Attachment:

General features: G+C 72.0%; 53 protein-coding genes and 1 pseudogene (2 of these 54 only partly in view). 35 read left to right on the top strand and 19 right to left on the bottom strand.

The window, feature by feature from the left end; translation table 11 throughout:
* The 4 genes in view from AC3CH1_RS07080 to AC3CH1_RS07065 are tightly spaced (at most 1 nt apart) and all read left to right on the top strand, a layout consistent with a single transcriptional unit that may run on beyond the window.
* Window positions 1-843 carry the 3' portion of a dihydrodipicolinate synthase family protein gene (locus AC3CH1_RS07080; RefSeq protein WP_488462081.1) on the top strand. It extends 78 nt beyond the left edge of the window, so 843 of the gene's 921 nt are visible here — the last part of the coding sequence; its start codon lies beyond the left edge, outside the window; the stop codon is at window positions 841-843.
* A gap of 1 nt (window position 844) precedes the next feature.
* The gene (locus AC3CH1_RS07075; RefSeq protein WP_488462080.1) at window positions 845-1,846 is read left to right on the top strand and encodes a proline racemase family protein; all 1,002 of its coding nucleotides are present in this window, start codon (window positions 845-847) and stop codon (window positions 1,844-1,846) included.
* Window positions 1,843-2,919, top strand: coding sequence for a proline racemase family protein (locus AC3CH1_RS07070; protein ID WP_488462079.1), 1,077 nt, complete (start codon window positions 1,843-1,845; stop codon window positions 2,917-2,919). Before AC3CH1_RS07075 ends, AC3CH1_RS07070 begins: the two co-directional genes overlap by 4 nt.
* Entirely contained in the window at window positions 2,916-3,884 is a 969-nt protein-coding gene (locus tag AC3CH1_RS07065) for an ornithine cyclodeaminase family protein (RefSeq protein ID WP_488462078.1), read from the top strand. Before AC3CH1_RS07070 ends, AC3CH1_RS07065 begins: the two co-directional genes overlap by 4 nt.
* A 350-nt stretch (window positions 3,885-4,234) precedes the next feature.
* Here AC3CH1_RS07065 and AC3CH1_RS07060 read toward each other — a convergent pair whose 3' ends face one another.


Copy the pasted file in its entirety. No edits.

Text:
General features: G+C 72.0%; 53 protein-coding genes and 1 pseudogene (2 of these 54 only partly in view). 35 read left to right on the top strand and 19 right to left on the bottom strand.

The window, feature by feature from the left end; translation table 11 throughout:
* The 4 genes in view from AC3CH1_RS07080 to AC3CH1_RS07065 are tightly spaced (at most 1 nt apart) and all read left to right on the top strand, a layout consistent with a single transcriptional unit that may run on beyond the window.
* Window positions 1-843 carry the 3' portion of a dihydrodipicolinate synthase family protein gene (locus AC3CH1_RS07080; RefSeq protein WP_488462081.1) on the top strand. It extends 78 nt beyond the left edge of the window, so 843 of the gene's 921 nt are visible here — the last part of the coding sequence; its start codon lies beyond the left edge, outside the window; the stop codon is at window positions 841-843.
* A gap of 1 nt (window position 844) precedes the next feature.
* The gene (locus AC3CH1_RS07075; RefSeq protein WP_488462080.1) at window positions 845-1,846 is read left to right on the top strand and encodes a proline racemase family protein; all 1,002 of its coding nucleotides are present in this window, start codon (window positions 845-847) and stop codon (window positions 1,844-1,846) included.
* Window positions 1,843-2,919, top strand: coding sequence for a proline racemase family protein (locus AC3CH1_RS07070; protein ID WP_488462079.1), 1,077 nt, complete (start codon window positions 1,843-1,845; stop codon window positions 2,917-2,919). Before AC3CH1_RS07075 ends, AC3CH1_RS07070 begins: the two co-directional genes overlap by 4 nt.
* Entirely contained in the window at window positions 2,916-3,884 is a 969-nt protein-coding gene (locus tag AC3CH1_RS07065) for an ornithine cyclodeaminase family protein (RefSeq protein ID WP_488462078.1), read from the top strand. Before AC3CH1_RS07070 ends, AC3CH1_RS07065 begins: the two co-directional genes overlap by 4 nt.
* A 350-nt stretch (window positions 3,885-4,234) precedes the next feature.
* Here AC3CH1_RS07065 and AC3CH1_RS07060 read toward each other — a convergent pair whose 3' ends face one another.